"...But, said David Lentink, a Stanford University engineer, researchers had “never measured the aerodynamic force directly of any flying animal.” Dr. Lentink and two colleagues reported last month in the journal Interface that they had solved the problem.
"Scientists had found other ways to measure that force indirectly — by observing air flow, for example, and going through some complex calculations.
"Dr. Lentink built a box big enough for a bird called a parrotlet to fly from one perch to another. It was equipped with high-speed video recorders and sensors to weigh the box every millisecond.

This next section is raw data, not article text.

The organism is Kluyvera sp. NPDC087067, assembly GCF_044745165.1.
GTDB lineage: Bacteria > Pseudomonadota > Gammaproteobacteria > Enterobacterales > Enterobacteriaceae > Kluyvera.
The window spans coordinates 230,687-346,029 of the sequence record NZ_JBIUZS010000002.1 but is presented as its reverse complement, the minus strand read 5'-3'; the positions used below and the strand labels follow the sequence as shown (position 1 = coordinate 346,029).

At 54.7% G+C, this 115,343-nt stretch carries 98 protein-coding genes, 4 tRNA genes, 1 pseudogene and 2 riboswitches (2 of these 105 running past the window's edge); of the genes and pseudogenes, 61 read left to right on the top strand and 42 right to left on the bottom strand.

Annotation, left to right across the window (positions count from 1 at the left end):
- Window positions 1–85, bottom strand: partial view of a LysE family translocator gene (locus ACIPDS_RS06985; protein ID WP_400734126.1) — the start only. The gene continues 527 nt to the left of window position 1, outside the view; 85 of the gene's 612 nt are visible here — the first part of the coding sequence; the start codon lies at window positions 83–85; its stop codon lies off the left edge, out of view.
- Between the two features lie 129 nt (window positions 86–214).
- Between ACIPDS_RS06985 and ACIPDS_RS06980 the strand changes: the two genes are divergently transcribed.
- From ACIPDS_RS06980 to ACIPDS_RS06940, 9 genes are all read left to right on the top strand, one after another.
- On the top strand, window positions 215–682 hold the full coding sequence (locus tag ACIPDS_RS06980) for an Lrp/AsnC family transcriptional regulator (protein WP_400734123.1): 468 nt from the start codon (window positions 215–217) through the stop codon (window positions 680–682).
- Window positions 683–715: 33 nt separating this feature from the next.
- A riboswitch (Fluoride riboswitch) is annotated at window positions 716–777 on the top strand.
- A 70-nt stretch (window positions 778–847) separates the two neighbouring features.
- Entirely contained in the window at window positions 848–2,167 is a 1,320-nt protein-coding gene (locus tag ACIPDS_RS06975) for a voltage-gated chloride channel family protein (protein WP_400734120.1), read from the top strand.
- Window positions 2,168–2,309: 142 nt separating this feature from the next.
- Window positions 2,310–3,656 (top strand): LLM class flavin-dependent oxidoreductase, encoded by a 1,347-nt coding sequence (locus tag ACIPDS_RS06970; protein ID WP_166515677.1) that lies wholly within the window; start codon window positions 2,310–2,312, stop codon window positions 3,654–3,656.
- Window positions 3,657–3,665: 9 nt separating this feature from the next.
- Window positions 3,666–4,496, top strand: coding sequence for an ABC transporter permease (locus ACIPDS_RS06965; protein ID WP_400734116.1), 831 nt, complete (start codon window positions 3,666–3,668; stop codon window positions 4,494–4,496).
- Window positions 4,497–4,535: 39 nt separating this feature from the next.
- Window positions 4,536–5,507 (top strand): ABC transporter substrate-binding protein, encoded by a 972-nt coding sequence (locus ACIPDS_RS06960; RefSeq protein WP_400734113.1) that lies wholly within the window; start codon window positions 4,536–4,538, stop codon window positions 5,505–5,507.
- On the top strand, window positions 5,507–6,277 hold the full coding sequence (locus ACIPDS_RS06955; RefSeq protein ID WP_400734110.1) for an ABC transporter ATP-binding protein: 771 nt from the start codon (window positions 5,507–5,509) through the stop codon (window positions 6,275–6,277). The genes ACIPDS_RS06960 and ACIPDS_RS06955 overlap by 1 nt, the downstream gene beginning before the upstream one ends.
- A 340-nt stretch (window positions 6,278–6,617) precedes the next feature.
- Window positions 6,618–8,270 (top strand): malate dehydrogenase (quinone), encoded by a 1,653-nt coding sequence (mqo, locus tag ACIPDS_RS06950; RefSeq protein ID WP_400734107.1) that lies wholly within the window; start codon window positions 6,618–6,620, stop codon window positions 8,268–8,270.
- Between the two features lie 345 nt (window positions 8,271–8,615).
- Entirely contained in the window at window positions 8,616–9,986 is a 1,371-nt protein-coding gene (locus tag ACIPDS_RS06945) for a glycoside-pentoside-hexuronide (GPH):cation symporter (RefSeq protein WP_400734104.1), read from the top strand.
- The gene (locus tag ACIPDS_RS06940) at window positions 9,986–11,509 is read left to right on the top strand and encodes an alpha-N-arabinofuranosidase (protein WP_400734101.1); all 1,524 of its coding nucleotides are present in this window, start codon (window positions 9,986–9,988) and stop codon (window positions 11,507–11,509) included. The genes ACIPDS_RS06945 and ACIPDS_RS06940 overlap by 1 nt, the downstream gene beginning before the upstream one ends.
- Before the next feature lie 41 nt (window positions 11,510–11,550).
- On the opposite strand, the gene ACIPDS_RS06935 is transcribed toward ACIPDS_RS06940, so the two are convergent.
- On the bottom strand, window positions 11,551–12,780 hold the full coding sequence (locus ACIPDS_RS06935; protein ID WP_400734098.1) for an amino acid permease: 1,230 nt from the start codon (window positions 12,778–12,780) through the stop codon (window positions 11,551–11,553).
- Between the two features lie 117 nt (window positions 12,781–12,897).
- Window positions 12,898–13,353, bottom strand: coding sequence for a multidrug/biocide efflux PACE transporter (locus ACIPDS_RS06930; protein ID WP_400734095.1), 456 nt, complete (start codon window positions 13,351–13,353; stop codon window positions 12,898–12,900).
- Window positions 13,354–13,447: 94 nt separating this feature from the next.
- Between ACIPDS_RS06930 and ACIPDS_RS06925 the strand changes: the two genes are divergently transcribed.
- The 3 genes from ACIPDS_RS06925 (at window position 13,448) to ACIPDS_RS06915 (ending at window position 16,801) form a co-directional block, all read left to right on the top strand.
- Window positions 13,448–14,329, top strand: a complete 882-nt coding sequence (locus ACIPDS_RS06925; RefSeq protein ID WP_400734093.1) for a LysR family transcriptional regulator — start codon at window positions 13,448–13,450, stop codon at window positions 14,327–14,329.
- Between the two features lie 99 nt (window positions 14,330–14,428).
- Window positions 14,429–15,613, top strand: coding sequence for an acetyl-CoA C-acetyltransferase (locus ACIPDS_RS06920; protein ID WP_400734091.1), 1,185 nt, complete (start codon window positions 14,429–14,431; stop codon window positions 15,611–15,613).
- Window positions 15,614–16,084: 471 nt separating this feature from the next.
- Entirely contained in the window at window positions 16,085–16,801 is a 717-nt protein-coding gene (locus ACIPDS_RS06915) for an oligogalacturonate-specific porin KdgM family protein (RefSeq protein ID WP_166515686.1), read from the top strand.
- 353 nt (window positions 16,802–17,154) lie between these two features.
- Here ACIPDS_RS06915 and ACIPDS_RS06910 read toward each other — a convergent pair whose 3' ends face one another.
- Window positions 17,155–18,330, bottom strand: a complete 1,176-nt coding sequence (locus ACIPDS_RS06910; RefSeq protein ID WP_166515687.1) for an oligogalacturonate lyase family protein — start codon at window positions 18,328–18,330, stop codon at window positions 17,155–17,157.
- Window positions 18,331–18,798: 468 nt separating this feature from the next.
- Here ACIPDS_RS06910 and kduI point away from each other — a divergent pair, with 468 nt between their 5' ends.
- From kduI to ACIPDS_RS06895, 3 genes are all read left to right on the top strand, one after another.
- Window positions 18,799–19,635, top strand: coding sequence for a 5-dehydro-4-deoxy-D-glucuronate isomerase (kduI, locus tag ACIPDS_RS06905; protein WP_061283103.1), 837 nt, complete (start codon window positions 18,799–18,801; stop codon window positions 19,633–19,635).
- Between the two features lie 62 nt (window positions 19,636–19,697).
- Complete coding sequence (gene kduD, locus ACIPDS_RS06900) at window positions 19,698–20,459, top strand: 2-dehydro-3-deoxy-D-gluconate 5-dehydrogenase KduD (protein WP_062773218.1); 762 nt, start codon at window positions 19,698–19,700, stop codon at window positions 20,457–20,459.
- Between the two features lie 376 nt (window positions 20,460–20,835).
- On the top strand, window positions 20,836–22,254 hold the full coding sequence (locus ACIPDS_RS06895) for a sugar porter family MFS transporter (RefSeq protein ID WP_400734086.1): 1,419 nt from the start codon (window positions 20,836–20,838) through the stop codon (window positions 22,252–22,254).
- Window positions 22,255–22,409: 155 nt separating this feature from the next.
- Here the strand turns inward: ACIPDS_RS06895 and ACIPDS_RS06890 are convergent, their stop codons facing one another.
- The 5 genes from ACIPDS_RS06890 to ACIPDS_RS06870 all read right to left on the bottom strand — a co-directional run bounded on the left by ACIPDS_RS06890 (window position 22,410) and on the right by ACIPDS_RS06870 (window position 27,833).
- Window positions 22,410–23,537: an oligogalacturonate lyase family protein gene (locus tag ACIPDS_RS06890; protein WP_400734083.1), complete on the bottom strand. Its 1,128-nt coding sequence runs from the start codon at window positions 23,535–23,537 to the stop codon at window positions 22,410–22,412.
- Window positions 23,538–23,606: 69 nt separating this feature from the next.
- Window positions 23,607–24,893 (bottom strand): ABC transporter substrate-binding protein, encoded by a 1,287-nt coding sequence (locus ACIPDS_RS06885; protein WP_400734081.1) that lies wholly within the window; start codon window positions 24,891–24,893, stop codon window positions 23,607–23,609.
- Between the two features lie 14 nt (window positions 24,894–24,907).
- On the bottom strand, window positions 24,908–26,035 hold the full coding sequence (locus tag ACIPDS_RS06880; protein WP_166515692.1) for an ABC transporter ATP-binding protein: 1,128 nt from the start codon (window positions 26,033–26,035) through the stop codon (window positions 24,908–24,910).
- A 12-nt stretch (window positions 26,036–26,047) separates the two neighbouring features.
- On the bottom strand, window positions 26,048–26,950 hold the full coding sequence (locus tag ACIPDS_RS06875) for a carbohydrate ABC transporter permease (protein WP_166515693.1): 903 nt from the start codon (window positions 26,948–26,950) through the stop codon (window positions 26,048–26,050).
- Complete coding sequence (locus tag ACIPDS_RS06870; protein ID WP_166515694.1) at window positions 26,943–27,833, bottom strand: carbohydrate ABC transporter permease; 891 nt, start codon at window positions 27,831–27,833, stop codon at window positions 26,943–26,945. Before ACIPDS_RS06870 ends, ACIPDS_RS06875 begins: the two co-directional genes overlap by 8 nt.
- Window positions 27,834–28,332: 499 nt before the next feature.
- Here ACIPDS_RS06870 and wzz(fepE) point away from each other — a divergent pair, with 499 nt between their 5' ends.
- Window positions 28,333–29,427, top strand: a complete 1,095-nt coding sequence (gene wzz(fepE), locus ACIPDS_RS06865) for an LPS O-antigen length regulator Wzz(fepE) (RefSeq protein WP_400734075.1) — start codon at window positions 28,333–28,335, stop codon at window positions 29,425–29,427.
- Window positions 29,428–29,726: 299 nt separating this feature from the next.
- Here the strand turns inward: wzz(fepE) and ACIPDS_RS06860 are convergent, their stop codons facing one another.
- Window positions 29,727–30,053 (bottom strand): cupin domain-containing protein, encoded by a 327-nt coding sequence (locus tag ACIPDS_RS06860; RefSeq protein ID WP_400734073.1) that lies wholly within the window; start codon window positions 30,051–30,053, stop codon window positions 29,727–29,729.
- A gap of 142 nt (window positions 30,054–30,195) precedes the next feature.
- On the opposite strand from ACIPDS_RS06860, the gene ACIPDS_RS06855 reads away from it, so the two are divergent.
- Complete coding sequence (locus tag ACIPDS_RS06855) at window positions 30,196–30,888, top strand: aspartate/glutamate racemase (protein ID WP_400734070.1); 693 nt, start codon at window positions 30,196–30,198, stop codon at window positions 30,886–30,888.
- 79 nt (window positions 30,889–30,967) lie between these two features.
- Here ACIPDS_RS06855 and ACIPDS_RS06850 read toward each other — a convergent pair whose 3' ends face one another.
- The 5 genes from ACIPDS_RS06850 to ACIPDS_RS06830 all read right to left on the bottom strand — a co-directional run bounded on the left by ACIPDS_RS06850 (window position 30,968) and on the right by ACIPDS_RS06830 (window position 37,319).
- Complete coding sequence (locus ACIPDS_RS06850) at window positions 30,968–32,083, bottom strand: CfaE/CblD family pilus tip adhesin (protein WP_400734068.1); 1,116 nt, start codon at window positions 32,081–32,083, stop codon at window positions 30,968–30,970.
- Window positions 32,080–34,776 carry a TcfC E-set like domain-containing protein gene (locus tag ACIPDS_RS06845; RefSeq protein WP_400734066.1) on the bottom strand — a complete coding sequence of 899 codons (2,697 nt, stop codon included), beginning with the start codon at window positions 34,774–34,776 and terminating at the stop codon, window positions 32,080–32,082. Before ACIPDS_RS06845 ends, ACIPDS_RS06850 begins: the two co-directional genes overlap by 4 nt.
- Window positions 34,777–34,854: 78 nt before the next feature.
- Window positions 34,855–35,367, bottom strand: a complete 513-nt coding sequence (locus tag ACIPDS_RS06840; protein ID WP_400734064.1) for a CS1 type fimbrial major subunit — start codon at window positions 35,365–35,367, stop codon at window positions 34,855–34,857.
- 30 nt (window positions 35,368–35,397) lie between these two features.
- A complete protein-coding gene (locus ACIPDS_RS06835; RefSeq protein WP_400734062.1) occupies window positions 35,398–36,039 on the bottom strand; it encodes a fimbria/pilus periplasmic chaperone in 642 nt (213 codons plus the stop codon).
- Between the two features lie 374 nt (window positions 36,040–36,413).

"The sensors would register the added force of a wing beat, and by correlating video and sensor data, the researchers were able to come up with an exact measurement of the wing’s force — two times the bird’s weight on the downstroke, as it turned out.
The researchers tested their method against other methods to make sure it was correct.
"Engineering was only one part of the experiment, Dr. Lentink said. He wanted to measure natural, untethered flight, and trained the birds with treats so they would enter the box and fly to the place he pointed at.
"The birds are never touched through the whole process. “The bird actually does what it wants to do,” he said.